The following personal experience taught me something about counselling relational conflict, whether that conflict is with another or inside me.

A few nights ago, I woke up at about three in the morning, declaring to myself, “I must do it! I must do it!”

For a couple of days, I had been feeling extremely stressed. I had talked to a friend that morning, who was badly in need of help, and as a result, I was uncertain what to do. I strongly wanted to support my friend in some way, and at the same time I feared becoming entangled in a messy situation, with a long history, in which I would find myself lost, hurting and unable to help my friend or myself. I believed I needed to solve the problem I was faced with by deciding on a clear course of action. I told myself I must weigh up both the pros and cons of each of my available options: to help or not to help. Over the next few days, I swung back and forth between those two possibilities, for a few hours feeling option A was preferable, and then for a few hours being clearly on the side of option B. After a couple of days and nights of exhausting to and fro, though I wound up standing more in “Sorry, but I can’t help you” territory, I sensed that I wasn’t on stable ground and that sooner or later I’d be swearing allegiance to the opposite side.

While talking to another friend about my dilemma, I continued to repeat, “I can’t do it. I just can’t do it.” I believed, at the time, I was meaning that I couldn’t help my troubled friend who had phoned a couple of nights before. However, it later seemed to me I was saying more than that. I was saying, in addition, that “I can’t figure this problem out. I can’t decide what course of action I should take.” In the end, though the conversation was helpful and I was less distressed, I was no closer to any clarity. I felt that were I to chose either of the options that were presenting themselves, I would wind up experiencing regret. By the time I went to bed that night, the whole matter seemed beyond my capacity to think clearly about it. I had come to a dead end: there was no good solution to the problem until…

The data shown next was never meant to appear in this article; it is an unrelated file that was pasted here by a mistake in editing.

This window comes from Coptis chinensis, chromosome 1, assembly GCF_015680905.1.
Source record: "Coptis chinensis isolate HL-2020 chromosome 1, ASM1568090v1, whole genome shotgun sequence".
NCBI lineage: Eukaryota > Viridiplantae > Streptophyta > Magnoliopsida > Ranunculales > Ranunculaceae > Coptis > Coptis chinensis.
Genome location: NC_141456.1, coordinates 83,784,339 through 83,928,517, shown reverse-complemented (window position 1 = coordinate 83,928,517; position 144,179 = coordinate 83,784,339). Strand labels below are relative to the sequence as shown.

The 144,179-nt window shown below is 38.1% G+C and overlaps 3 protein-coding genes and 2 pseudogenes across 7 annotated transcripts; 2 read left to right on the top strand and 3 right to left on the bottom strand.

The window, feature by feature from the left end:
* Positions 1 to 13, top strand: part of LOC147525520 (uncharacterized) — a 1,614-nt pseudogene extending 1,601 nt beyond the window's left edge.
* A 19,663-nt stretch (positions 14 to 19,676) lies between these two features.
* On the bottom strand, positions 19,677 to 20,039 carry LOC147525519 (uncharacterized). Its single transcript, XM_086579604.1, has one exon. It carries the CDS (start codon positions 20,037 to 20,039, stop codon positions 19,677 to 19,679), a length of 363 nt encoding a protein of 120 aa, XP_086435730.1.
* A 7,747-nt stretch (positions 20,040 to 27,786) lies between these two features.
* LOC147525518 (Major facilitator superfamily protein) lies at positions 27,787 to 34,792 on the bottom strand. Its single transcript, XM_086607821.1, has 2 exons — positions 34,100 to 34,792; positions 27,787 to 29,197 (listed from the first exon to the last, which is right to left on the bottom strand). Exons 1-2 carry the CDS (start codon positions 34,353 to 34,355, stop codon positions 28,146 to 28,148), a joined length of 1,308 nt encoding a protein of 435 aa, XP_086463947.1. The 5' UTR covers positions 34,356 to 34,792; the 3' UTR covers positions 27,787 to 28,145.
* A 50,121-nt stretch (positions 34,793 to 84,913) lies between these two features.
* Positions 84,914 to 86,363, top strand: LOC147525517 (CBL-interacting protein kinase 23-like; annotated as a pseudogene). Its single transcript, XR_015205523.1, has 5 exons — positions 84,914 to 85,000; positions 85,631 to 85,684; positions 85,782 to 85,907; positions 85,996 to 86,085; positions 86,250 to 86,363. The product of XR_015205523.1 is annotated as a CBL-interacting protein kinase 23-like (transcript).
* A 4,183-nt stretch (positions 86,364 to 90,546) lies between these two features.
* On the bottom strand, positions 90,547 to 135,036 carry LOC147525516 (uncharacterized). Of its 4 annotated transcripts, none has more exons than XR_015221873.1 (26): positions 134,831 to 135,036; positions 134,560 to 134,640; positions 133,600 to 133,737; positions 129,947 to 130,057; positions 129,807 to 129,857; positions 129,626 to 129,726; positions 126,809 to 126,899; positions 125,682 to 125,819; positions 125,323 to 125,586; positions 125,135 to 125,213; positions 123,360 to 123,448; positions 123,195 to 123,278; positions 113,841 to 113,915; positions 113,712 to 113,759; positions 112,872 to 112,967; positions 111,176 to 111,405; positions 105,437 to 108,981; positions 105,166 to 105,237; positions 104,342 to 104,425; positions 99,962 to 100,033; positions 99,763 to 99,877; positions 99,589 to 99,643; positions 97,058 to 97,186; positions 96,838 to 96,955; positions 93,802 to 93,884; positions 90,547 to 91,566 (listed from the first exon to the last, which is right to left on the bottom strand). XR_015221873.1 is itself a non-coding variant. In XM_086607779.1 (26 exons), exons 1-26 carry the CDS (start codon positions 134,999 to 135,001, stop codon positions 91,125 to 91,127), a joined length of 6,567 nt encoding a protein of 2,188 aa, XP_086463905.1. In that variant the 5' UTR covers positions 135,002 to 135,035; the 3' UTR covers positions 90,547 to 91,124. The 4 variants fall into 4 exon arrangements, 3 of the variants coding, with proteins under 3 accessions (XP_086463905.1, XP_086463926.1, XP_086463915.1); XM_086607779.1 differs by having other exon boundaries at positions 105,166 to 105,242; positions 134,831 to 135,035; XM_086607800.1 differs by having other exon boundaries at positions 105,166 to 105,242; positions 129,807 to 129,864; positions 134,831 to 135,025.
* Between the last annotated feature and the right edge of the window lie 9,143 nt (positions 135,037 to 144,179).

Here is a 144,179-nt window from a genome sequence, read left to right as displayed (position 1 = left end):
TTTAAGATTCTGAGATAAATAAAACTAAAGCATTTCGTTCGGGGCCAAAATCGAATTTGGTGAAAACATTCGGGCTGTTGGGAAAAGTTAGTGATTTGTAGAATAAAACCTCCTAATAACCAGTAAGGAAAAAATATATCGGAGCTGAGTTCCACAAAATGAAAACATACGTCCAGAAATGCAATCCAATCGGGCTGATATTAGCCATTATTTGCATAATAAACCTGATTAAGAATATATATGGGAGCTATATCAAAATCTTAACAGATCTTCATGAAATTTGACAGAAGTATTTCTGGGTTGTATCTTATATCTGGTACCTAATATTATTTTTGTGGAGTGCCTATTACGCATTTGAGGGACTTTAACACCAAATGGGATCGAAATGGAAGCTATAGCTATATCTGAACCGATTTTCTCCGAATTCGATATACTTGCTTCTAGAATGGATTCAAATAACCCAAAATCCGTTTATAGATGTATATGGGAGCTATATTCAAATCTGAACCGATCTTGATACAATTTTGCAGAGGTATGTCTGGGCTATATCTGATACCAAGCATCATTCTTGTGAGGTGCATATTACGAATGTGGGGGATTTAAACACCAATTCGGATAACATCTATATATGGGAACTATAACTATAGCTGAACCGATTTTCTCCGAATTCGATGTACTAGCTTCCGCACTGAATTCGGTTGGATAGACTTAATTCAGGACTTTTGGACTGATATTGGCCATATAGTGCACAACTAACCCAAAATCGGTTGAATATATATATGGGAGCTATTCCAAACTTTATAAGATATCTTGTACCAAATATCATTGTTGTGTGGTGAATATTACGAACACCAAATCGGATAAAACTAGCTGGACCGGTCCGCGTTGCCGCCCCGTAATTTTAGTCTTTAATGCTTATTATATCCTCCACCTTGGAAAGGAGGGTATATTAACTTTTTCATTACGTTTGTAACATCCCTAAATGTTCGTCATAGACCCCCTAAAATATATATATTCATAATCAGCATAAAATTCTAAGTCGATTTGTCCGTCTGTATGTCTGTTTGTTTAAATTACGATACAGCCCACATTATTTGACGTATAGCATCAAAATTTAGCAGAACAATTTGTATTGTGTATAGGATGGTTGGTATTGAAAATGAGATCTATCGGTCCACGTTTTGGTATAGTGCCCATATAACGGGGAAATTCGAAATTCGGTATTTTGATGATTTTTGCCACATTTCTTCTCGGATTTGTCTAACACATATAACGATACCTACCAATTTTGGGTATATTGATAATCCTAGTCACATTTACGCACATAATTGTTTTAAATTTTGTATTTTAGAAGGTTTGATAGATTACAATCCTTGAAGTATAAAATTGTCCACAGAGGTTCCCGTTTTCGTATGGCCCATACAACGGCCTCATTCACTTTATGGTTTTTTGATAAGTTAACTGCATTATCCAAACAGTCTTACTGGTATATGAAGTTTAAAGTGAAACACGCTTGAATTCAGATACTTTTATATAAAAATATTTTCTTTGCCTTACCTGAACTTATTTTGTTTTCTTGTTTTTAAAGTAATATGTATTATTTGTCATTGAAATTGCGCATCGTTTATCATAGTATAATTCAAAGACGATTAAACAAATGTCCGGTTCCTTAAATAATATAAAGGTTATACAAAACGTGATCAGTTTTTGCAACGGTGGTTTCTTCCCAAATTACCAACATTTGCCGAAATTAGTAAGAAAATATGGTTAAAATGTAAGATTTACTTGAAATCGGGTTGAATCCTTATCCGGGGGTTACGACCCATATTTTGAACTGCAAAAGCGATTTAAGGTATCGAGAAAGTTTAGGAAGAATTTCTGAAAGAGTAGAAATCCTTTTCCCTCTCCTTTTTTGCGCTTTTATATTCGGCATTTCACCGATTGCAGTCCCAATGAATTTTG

Waking up in the middle of the night telling myself, “I must do it!” seemed to be the end of a process, the final and crucial part of which was completely unconscious. I didn’t know what, but something important had happened in my sleep. I knew with certainty that “I must do it” meant I simply must find a way to help my friend. Hearing that inner voice as I lay in bed gazing above me into the darkness, I knew I could do it without getting entangled. Once having become clear what I needed to do, I realized that I did indeed have the power to create and maintain the boundaries that were necessary for me to feel safe. To help my friend and to look after myself were both possible–both doable. How come I had not seen that before?

Conflict resolution, couples counselling, launceston, relational conflict

The problem was I was seeing my situation as a problem. Problems need solutions; they ask for them; and so to satisfy the problem I was having, I straight away set out to solve it. I began by asking myself should I choose this (offer help) or choose that (not offer help). But what if I had chosen a third option, to both help and not help? On the surface that appears a contradictory and meaningless question. But below the surface, this third option offers me the opportunity to get to know both sides of the issue without assuming one must be right and the other wrong. I approach the situation as though I want to get to understand both sides. And this is exactly what I did, though not intentionally, when, for two days, I went swinging from one position to the other. I thought I was trying to find which one was right, but in actuality I was giving myself the chance to hang out with both. I was forming a relationship with both sides of myself, each with its very legitimate desires, the side that wanted to help a friend and the side that wanted to keep myself safe.

Some people, like the renowned twentieth-century physicist and philosopher, David Bohm, say that life is like that. The universe isn’t essentially problematic and needing to be solved or fixed, but it is paradoxical and asking to be known for what it is.